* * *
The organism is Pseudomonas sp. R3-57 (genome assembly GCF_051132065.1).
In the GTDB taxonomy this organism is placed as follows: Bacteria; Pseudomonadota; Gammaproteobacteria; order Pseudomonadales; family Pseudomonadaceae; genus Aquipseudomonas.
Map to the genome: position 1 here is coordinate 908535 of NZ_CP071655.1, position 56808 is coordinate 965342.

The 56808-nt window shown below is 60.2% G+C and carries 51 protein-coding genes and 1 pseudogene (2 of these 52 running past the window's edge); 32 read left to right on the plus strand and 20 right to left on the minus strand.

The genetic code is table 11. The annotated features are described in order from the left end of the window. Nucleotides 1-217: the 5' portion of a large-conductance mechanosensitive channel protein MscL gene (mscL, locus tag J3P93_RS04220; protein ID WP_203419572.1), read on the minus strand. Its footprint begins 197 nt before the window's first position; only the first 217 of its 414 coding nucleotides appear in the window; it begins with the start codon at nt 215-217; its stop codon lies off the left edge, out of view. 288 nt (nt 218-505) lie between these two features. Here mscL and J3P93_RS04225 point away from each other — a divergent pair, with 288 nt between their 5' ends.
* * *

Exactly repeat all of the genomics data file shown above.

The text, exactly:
The organism is Pseudomonas sp. R3-57 (genome assembly GCF_051132065.1).
In the GTDB taxonomy this organism is placed as follows: Bacteria; Pseudomonadota; Gammaproteobacteria; order Pseudomonadales; family Pseudomonadaceae; genus Aquipseudomonas.
Map to the genome: position 1 here is coordinate 908535 of NZ_CP071655.1, position 56808 is coordinate 965342.

The 56808-nt window shown below is 60.2% G+C and carries 51 protein-coding genes and 1 pseudogene (2 of these 52 running past the window's edge); 32 read left to right on the plus strand and 20 right to left on the minus strand.

The genetic code is table 11. The annotated features are described in order from the left end of the window. Nucleotides 1-217: the 5' portion of a large-conductance mechanosensitive channel protein MscL gene (mscL, locus tag J3P93_RS04220; protein ID WP_203419572.1), read on the minus strand. Its footprint begins 197 nt before the window's first position; only the first 217 of its 414 coding nucleotides appear in the window; it begins with the start codon at nt 215-217; its stop codon lies off the left edge, out of view. 288 nt (nt 218-505) lie between these two features. Here mscL and J3P93_RS04225 point away from each other — a divergent pair, with 288 nt between their 5' ends.